– A mean increase in CHOP-INTEND of 17.3 was observed at three months post gene therapy in SMA Type 1 U.S. pivotal trial –
– All patients in the therapeutic dose cohort in the Phase 1 trial were alive and event-free at 24-month follow-up –
– Patients observed in long-term follow-up from the Phase 1 trial continued to gain strength and achieve new milestones, including two additional patients who could stand with assistance –
CHICAGO, April 24, 2018 (GLOBE NEWSWIRE) -- AveXis, Inc. (NASDAQ:AVXS), a clinical-stage gene therapy company developing treatments for patients suffering from rare and life-threatening neurological genetic diseases, will present initial results from the Type 1 U.S. Pivotal trial (STR1VE) and 24-month follow-up data from the Phase 1 trial of AVXS-101 for the treatment of spinal muscular atrophy (SMA) Type 1 at the 2018 Annual Meeting of the American Academy of Neurology (AAN) Annual Meeting in Los Angeles.
“With a population closely matched to the Phase 1 trial, preliminary safety data and the early and rapid increases in CHOP-INTEND scores achieved by infants in this pivotal STR1VE trial are consistent with results of the Phase 1 trial of AVXS-101 in SMA Type 1,” said John W. Day, MD, PhD, Professor, Neurology & Pediatrics, and Director of the Stanford Neuromuscular Program, Stanford University Medical Center, who will present these data at AAN. “These early signs of efficacy and safety are promising, and I look forward to seeing the trial progress.”
Initial Data from Pivotal Trial of AVXS-101 in SMA Type 1 (STR1VE) as of April 11, 2018
As of April 11, 2018, 11 patients were enrolled in the trial, and six patients were symptomatic and at least one-month post gene therapy treatment. All patients had homozygous deletion of SMN1 and two copies of SMN2; no patient had the known SMN2 gene modifier mutation (c.859G>C). The patient population and baseline characteristics are closely matched to the Phase 1 trial.
Event-free Survival and Safety
All patients (6/6) were alive and event-free as of April 11, 2018. AVXS-101 appeared to have a favorable safety profile and to be generally well tolerated. At the time of gene transfer, the mean age was 3.2 months, with the oldest patient being 5.0 months of age.
In the six patients who were at least one-month post gene transfer, a cumulative total of 25 adverse events (AEs) were reported. Two patients experienced transient elevations in transaminases greater than 3x ULN that were not clinically significant and all resolved with prednisolone treatment without any clinical manifestations or sequelae. There were no serious adverse events (SAEs) reported.
Motor Function Achievement
Children’s Hospital of Philadelphia Infant Test of Neuromuscular Disorders (CHOP-INTEND) scores increased by an average of 7.8 at one month after gene transfer (in six patients) and 17.3 at three months after gene transfer (in three patients), reflecting improvement in motor function. These data correlate to CHOP-INTEND achievement by the proposed therapeutic dose cohort (Cohort 2) in the Phase 1 trial, which experienced mean increases of 9.8 points at one month and 15.4 points at three months. Early CHOP-INTEND increases have been observed to be associated with eventual milestone achievement.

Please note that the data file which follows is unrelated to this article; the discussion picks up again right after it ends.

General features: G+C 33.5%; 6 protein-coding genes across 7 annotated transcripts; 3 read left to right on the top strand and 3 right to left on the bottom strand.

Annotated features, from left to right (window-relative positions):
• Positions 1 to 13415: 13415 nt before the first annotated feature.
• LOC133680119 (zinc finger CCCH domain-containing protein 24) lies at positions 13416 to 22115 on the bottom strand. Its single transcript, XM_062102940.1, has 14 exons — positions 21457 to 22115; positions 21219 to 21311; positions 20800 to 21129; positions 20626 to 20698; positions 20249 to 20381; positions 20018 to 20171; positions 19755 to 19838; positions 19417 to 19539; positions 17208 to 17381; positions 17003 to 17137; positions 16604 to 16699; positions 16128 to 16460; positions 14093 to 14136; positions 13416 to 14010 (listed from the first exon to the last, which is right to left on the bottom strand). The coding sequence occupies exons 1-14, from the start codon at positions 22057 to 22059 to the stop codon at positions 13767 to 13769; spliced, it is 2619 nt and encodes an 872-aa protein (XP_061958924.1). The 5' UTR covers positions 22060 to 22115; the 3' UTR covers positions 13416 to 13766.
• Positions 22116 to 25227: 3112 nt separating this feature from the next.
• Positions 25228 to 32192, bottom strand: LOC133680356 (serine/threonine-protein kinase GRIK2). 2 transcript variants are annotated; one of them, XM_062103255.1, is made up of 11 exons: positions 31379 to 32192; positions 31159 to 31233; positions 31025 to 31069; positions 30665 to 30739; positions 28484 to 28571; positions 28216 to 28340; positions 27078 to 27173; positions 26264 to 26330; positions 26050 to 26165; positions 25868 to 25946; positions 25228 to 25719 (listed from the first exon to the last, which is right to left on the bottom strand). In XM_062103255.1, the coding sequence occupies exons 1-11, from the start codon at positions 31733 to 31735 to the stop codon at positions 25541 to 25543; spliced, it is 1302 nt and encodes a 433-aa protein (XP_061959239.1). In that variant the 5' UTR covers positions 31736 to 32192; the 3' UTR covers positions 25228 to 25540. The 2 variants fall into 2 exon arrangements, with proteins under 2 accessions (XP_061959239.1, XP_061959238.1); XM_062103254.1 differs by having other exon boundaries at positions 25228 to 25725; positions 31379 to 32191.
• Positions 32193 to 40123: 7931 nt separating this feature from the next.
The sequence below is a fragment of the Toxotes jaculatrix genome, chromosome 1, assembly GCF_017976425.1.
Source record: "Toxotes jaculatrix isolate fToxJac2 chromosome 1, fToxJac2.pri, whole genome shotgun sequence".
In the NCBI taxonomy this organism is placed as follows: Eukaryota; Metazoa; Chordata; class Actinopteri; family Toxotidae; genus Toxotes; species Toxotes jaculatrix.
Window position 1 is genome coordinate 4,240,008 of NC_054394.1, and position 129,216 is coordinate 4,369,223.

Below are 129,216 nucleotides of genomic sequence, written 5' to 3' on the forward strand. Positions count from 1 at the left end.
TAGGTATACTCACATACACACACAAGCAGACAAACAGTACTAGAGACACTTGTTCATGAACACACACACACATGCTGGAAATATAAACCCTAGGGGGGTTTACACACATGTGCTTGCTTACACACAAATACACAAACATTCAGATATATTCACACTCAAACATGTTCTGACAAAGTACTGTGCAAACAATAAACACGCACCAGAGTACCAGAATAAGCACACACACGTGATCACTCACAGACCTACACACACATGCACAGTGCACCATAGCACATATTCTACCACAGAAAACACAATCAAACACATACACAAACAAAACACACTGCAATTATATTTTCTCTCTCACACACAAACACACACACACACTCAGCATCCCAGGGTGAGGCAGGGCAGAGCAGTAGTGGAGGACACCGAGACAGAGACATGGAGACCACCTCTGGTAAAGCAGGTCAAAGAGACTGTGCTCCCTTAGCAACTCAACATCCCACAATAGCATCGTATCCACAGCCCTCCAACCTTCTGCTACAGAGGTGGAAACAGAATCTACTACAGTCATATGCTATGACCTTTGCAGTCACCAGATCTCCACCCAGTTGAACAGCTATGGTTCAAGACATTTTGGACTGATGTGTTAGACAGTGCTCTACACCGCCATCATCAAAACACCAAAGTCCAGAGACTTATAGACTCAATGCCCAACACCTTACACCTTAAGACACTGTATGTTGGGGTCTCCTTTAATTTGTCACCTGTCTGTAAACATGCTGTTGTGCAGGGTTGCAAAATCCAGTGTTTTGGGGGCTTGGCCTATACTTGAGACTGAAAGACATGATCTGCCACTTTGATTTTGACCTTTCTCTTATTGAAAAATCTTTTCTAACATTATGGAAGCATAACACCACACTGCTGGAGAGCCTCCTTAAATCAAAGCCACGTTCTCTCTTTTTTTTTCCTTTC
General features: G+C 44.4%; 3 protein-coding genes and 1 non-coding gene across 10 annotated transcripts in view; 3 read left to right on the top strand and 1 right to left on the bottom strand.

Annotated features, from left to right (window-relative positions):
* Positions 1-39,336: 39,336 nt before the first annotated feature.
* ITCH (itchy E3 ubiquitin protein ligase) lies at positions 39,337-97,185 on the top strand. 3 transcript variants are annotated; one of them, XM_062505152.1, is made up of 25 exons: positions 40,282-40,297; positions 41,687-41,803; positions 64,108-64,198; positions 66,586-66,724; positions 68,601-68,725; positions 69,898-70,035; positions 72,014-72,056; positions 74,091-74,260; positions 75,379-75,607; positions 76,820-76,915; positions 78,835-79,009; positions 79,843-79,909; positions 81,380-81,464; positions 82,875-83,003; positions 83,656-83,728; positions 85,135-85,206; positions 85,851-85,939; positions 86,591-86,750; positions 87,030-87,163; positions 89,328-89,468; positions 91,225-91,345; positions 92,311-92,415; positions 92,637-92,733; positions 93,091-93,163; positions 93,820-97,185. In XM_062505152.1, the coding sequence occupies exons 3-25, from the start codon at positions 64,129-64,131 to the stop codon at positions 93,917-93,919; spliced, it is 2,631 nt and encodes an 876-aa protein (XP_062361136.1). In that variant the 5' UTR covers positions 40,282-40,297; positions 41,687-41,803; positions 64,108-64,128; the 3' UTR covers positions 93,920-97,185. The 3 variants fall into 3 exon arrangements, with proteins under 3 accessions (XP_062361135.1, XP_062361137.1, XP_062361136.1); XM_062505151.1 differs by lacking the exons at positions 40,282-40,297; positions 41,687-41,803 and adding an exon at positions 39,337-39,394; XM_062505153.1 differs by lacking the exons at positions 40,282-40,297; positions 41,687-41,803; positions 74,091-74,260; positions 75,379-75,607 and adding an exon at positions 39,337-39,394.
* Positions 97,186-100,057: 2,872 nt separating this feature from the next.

The open-label, single-arm, single-dose, multi-center trial – known as STR1VE – is designed to evaluate the efficacy and safety of a one-time IV infusion of AVXS-101 of 1.1 x 1014 vector genomes/kg in patients with SMA Type 1 who are less than six months of age at the time of gene therapy, have one or two copies of the SMN2 backup gene as determined by genetic testing, and have bi-allelic SMN1 gene deletion or point mutations. The intent-to-treat population is defined as patients who are less than six months of age and symptomatic at the time of gene therapy, with two copies of the SMN2 gene as determined by genetic testing, bi-allelic SMN1 gene deletion and no c.859G>C mutation in SMN2.
The co-primary efficacy outcome measures include the achievement of the developmental milestone of independent sitting for at least 30 seconds at 18 months of age and event-free survival at 14 months of age, with an event defined as either death or at least 16 hours per day of required ventilation support for breathing for 14 consecutive days in the absence of acute reversible illness or perioperative change. Co-secondary outcome measures include the ability to thrive and the ability to remain independent of ventilatory support at 18 months of age.
24-Month Follow-Up Data from Phase 1 Trial of AVXS-101 in SMA Type 1
The following 24-month follow-up data from the Phase 1 trial will be presented during platform presentations by Samiah Al-Zaidy, MD, Co-Investigator for the trial; Linda Lowes, PhD, Director of Clinical Therapies Research and a member of the Center for Gene Therapy at the Research Institute of Nationwide Children’s Hospital; and Richard Shell, MD, member of the Section of Pulmonary Medicine at Nationwide Children’s Hospital.
The Phase 1, open-label, dose-escalation trial was designed to evaluate the safety and tolerability of AVXS-101 in patients with SMA Type 1. The key measures of efficacy were the time from birth to an event and video confirmed achievement of ability to sit unassisted. Additionally, several exploratory objective measures were assessed, including a standard motor milestone development survey and CHOP INTEND. After the 24-month follow-up, to date, 11 patients have enrolled in the Long-Term Follow-Up (LTFU) trial for ongoing evaluation.